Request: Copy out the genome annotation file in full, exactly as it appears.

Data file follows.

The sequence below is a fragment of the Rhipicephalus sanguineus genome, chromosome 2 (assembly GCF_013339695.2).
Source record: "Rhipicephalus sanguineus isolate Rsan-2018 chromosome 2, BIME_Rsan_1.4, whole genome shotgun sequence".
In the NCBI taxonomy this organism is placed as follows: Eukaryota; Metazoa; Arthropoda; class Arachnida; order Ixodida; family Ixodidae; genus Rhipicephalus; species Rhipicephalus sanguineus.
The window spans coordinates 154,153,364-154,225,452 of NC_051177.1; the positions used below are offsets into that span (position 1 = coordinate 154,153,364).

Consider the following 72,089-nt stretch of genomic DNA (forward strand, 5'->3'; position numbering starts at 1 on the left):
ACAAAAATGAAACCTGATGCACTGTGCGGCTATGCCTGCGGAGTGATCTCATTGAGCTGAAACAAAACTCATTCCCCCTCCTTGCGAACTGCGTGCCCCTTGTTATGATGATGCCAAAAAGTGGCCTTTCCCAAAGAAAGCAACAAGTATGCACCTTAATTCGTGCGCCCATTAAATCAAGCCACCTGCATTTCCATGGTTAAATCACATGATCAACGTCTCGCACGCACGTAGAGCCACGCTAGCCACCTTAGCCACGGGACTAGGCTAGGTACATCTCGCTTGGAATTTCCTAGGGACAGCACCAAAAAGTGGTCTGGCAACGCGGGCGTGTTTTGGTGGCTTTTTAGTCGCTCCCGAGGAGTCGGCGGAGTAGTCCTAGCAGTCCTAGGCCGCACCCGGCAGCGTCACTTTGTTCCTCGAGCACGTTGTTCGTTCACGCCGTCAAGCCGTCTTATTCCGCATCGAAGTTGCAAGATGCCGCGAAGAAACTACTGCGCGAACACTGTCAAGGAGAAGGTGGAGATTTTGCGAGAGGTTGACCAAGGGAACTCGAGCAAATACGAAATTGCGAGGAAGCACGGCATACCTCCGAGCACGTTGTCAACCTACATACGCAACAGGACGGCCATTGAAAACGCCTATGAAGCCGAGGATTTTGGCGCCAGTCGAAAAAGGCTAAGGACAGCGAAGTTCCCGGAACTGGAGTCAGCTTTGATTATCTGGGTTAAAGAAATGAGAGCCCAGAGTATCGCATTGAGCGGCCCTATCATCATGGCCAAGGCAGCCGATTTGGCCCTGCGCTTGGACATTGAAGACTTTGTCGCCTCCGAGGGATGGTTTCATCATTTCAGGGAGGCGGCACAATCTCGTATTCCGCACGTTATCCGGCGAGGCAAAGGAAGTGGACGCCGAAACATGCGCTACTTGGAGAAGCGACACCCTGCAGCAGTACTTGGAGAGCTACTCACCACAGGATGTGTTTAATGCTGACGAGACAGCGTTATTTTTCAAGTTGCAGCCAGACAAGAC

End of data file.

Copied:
The sequence below is a fragment of the Rhipicephalus sanguineus genome, chromosome 2 (assembly GCF_013339695.2).
Source record: "Rhipicephalus sanguineus isolate Rsan-2018 chromosome 2, BIME_Rsan_1.4, whole genome shotgun sequence".
In the NCBI taxonomy this organism is placed as follows: Eukaryota; Metazoa; Arthropoda; class Arachnida; order Ixodida; family Ixodidae; genus Rhipicephalus; species Rhipicephalus sanguineus.
The window spans coordinates 154,153,364-154,225,452 of NC_051177.1; the positions used below are offsets into that span (position 1 = coordinate 154,153,364).

Consider the following 72,089-nt stretch of genomic DNA (forward strand, 5'->3'; position numbering starts at 1 on the left):
ACAAAAATGAAACCTGATGCACTGTGCGGCTATGCCTGCGGAGTGATCTCATTGAGCTGAAACAAAACTCATTCCCCCTCCTTGCGAACTGCGTGCCCCTTGTTATGATGATGCCAAAAAGTGGCCTTTCCCAAAGAAAGCAACAAGTATGCACCTTAATTCGTGCGCCCATTAAATCAAGCCACCTGCATTTCCATGGTTAAATCACATGATCAACGTCTCGCACGCACGTAGAGCCACGCTAGCCACCTTAGCCACGGGACTAGGCTAGGTACATCTCGCTTGGAATTTCCTAGGGACAGCACCAAAAAGTGGTCTGGCAACGCGGGCGTGTTTTGGTGGCTTTTTAGTCGCTCCCGAGGAGTCGGCGGAGTAGTCCTAGCAGTCCTAGGCCGCACCCGGCAGCGTCACTTTGTTCCTCGAGCACGTTGTTCGTTCACGCCGTCAAGCCGTCTTATTCCGCATCGAAGTTGCAAGATGCCGCGAAGAAACTACTGCGCGAACACTGTCAAGGAGAAGGTGGAGATTTTGCGAGAGGTTGACCAAGGGAACTCGAGCAAATACGAAATTGCGAGGAAGCACGGCATACCTCCGAGCACGTTGTCAACCTACATACGCAACAGGACGGCCATTGAAAACGCCTATGAAGCCGAGGATTTTGGCGCCAGTCGAAAAAGGCTAAGGACAGCGAAGTTCCCGGAACTGGAGTCAGCTTTGATTATCTGGGTTAAAGAAATGAGAGCCCAGAGTATCGCATTGAGCGGCCCTATCATCATGGCCAAGGCAGCCGATTTGGCCCTGCGCTTGGACATTGAAGACTTTGTCGCCTCCGAGGGATGGTTTCATCATTTCAGGGAGGCGGCACAATCTCGTATTCCGCACGTTATCCGGCGAGGCAAAGGAAGTGGACGCCGAAACATGCGCTACTTGGAGAAGCGACACCCTGCAGCAGTACTTGGAGAGCTACTCACCACAGGATGTGTTTAATGCTGACGAGACAGCGTTATTTTTCAAGTTGCAGCCAGACAAGAC